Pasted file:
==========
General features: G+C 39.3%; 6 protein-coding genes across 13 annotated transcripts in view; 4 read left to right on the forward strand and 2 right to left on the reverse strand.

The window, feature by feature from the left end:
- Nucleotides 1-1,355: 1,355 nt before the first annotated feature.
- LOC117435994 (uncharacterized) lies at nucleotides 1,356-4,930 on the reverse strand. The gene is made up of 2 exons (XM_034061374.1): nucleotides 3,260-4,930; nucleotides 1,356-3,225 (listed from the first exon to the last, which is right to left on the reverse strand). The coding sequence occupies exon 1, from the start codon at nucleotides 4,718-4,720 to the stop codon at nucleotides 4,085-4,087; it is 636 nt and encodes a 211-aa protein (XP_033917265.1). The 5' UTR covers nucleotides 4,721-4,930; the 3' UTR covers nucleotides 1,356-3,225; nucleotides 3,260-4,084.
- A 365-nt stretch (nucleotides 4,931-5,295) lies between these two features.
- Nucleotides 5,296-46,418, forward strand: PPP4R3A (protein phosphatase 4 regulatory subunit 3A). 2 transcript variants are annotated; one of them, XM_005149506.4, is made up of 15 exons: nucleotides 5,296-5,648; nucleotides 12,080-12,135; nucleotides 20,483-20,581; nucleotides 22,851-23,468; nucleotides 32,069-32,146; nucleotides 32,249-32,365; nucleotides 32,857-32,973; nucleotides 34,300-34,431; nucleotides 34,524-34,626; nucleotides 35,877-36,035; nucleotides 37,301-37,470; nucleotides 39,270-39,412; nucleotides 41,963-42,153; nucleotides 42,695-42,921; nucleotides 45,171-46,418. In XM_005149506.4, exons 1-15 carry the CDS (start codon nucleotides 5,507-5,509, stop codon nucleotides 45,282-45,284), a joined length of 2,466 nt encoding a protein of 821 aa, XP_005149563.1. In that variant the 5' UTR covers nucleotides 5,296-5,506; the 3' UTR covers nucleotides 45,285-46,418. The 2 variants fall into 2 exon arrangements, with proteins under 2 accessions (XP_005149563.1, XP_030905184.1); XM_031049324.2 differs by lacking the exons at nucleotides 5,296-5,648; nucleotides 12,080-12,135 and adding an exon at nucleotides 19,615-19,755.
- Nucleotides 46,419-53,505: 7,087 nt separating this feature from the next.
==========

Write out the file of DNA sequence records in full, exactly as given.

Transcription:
General features: G+C 39.3%; 6 protein-coding genes across 13 annotated transcripts in view; 4 read left to right on the forward strand and 2 right to left on the reverse strand.

The window, feature by feature from the left end:
- Nucleotides 1-1,355: 1,355 nt before the first annotated feature.
- LOC117435994 (uncharacterized) lies at nucleotides 1,356-4,930 on the reverse strand. The gene is made up of 2 exons (XM_034061374.1): nucleotides 3,260-4,930; nucleotides 1,356-3,225 (listed from the first exon to the last, which is right to left on the reverse strand). The coding sequence occupies exon 1, from the start codon at nucleotides 4,718-4,720 to the stop codon at nucleotides 4,085-4,087; it is 636 nt and encodes a 211-aa protein (XP_033917265.1). The 5' UTR covers nucleotides 4,721-4,930; the 3' UTR covers nucleotides 1,356-3,225; nucleotides 3,260-4,084.
- A 365-nt stretch (nucleotides 4,931-5,295) lies between these two features.
- Nucleotides 5,296-46,418, forward strand: PPP4R3A (protein phosphatase 4 regulatory subunit 3A). 2 transcript variants are annotated; one of them, XM_005149506.4, is made up of 15 exons: nucleotides 5,296-5,648; nucleotides 12,080-12,135; nucleotides 20,483-20,581; nucleotides 22,851-23,468; nucleotides 32,069-32,146; nucleotides 32,249-32,365; nucleotides 32,857-32,973; nucleotides 34,300-34,431; nucleotides 34,524-34,626; nucleotides 35,877-36,035; nucleotides 37,301-37,470; nucleotides 39,270-39,412; nucleotides 41,963-42,153; nucleotides 42,695-42,921; nucleotides 45,171-46,418. In XM_005149506.4, exons 1-15 carry the CDS (start codon nucleotides 5,507-5,509, stop codon nucleotides 45,282-45,284), a joined length of 2,466 nt encoding a protein of 821 aa, XP_005149563.1. In that variant the 5' UTR covers nucleotides 5,296-5,506; the 3' UTR covers nucleotides 45,285-46,418. The 2 variants fall into 2 exon arrangements, with proteins under 2 accessions (XP_005149563.1, XP_030905184.1); XM_031049324.2 differs by lacking the exons at nucleotides 5,296-5,648; nucleotides 12,080-12,135 and adding an exon at nucleotides 19,615-19,755.
- Nucleotides 46,419-53,505: 7,087 nt separating this feature from the next.